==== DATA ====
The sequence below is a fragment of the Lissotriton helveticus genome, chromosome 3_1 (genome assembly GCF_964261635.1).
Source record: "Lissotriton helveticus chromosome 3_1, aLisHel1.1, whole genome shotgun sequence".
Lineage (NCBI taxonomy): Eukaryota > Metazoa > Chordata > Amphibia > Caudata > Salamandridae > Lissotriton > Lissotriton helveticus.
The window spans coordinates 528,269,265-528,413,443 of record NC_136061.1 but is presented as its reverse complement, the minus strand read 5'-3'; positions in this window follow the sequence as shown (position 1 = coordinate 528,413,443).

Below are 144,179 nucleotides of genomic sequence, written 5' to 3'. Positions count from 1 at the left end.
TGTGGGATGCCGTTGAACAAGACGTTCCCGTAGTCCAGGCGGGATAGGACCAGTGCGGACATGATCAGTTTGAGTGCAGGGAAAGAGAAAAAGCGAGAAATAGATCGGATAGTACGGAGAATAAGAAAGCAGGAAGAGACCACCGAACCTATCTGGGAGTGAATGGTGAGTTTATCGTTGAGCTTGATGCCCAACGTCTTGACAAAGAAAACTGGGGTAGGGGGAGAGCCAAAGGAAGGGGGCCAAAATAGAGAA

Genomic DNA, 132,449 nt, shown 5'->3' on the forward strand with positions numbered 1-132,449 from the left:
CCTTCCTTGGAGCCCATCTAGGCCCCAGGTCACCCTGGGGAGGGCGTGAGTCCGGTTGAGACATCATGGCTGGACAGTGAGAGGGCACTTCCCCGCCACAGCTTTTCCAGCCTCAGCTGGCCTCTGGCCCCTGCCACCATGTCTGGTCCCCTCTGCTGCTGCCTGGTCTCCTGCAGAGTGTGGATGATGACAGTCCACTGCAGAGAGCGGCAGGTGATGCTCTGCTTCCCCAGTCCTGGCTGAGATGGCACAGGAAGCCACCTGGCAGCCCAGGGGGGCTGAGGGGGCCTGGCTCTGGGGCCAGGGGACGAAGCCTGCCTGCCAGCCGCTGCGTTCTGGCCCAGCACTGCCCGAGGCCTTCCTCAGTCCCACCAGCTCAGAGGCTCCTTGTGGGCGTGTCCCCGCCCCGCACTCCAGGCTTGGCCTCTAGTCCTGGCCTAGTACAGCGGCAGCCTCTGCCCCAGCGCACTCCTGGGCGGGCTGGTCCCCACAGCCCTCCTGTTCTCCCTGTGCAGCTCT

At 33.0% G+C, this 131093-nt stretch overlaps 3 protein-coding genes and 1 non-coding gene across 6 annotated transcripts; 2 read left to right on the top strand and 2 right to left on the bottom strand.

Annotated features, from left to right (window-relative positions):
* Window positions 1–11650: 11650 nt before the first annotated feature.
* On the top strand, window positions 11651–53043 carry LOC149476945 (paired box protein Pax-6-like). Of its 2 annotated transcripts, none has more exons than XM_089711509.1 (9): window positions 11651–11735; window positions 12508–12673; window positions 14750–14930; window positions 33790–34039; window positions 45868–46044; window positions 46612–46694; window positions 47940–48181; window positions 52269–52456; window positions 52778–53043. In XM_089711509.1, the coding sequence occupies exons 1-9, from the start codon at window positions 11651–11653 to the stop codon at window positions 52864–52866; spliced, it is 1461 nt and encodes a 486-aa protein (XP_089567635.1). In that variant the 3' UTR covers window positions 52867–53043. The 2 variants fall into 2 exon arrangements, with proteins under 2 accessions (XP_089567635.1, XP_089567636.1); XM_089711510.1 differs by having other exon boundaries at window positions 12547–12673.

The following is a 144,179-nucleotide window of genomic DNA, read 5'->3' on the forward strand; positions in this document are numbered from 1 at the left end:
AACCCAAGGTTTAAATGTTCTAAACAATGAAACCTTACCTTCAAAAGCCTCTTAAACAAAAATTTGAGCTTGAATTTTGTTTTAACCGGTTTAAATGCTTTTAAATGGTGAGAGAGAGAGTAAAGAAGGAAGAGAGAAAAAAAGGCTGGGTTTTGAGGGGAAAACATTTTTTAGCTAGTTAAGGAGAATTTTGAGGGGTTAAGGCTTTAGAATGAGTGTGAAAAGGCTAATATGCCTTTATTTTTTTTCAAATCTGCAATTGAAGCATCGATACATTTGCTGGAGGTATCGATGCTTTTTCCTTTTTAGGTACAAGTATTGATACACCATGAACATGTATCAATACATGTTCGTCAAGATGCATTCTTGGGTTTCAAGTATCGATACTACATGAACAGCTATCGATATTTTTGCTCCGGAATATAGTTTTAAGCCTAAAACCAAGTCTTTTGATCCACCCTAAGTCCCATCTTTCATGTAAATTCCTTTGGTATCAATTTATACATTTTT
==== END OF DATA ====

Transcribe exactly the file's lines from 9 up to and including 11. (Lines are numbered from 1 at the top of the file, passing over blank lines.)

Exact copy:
At 33.0% G+C, this 131093-nt stretch overlaps 3 protein-coding genes and 1 non-coding gene across 6 annotated transcripts; 2 read left to right on the top strand and 2 right to left on the bottom strand.

Annotated features, from left to right (window-relative positions):
* Window positions 1–11650: 11650 nt before the first annotated feature.